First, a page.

I had the pleasure of starting my first day on the job at Gift of Hope with Cara Moulesong. It was her first day too, as an Organ Recovery Coordinator. During her time here, she has shared many interesting tidbits with me about her position and has agreed to share them with our readers here. It’s all too often that the public is unaware of the extensive coordination and numerous people that are involved in making a transplant a success.
Here’s some insight into one of the many special people behind the organ donation process. Thanks Cara!
Q: What’s a typical work day like for you?
A: As an organ recovery coordinator, I am scheduled on call for 7 days, and then off call for 7 days following. I am part of an “on call” team of seven members. We all work closely together, to support one another. My work day can vary. I may “run” referral’s (when a patient is called in as a potential donor candidate, either due to an anoxic injury or a traumatic brain injury), or I may “catch” a case.
A case begins with the requester receiving consent from a donor family and then my being dispatched to the hospital where that donor is. We begin with a series of blood tests, and numerous other tests that I need in order to check for organ potential. It can be a very long process.
I work with the staff at the hospital, as well as their physicians. I remain in constant contact with the organ placement coordinator (back at Gift of Hope) so that they can place organ offers out to transplant centers. These transplant centers then accept the offer, or turn it down for some reason known only to the placer. Once organs are placed, I arrange an OR (Operating Room) time that is suitable for all teams coming in as well as the hospital’s OR. At that point, we are ready for organ recovery. It sounds like it happens quickly, but this process can take 24-36 hours depending on the numbers of organs being transplanted.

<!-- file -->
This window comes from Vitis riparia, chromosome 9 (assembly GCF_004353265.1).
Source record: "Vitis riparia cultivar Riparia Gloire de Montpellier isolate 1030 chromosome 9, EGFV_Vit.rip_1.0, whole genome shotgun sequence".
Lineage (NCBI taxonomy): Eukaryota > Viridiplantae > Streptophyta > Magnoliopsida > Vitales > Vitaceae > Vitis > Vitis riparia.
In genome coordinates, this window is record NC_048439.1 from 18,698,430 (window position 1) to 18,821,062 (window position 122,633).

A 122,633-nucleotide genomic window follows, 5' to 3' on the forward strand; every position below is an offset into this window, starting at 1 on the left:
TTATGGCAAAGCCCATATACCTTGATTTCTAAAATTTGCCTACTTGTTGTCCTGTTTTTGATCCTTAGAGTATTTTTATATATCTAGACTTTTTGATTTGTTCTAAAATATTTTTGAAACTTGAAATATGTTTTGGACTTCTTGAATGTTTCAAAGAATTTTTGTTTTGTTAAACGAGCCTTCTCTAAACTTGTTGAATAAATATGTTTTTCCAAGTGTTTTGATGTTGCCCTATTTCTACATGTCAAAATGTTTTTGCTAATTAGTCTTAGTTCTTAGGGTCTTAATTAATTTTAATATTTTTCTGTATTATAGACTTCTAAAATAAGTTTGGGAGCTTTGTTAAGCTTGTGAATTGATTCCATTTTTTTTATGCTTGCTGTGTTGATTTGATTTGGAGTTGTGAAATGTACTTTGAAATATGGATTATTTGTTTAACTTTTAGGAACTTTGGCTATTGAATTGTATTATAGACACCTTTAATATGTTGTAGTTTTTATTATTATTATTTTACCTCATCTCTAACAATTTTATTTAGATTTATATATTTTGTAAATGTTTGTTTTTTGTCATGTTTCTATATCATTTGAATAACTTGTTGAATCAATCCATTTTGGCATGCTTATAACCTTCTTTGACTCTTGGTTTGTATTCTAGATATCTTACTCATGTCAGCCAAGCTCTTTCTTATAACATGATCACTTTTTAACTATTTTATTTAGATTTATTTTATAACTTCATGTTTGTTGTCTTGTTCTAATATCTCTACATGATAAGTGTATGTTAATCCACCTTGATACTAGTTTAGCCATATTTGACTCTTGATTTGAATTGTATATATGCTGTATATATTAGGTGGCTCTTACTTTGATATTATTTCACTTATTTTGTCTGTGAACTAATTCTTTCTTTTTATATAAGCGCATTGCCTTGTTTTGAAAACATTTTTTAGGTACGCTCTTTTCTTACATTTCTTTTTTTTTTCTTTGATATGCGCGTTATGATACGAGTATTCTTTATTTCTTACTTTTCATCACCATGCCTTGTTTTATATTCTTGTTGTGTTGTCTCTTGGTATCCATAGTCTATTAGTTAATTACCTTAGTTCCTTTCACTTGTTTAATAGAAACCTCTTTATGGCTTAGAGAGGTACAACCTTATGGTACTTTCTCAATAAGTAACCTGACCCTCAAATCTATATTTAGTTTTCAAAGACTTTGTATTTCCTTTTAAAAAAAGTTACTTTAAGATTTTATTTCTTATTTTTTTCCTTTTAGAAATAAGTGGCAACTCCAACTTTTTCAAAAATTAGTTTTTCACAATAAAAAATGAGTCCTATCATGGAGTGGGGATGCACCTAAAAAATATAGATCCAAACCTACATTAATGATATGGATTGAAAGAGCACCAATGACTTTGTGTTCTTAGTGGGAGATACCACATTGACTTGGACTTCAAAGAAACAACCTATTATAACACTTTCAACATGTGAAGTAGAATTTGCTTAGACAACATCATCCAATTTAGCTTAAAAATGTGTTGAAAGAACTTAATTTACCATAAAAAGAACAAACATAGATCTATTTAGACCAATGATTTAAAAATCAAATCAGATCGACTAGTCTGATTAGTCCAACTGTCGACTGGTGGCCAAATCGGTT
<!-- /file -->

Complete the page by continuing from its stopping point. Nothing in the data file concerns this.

Q: What’s the most challenging part of your job?
A: The most challenging part of my job is the hours we invest. Some cases can run 24 hours, which is a long time to be awake and taking care of the donor and yourself! It can also be quite challenging to find a balance between home life and work. I am fortunate to have a husband and family that understands how much my job means to me, and how necessary it is to helping save lives.
Q: What’s the most rewarding part?
A: There are so many rewarding parts of my job. I truly believe that through donation we are able to offer the donor and their family an alternate ending to the nightmare (loss) that they are experiencing. Through donation, the death of a donor becomes a story of hope, and that of a hero. I am often saddened by what I see and the family’s loss. I know; however, that day or night another family is getting that lifesaving call that they have been praying for. At that point, I understand how important my job really is.
Q: What motivated you to get involved with the donation community through your position at Gift of Hope?
A: I have always felt strongly about donation, whether it be donating organs & tissues or donating blood. I feel that given the opportunity, I would help others. I want the community to understand donation, and not fear it. I feel so grateful that I am able to spread that message with firsthand knowledge.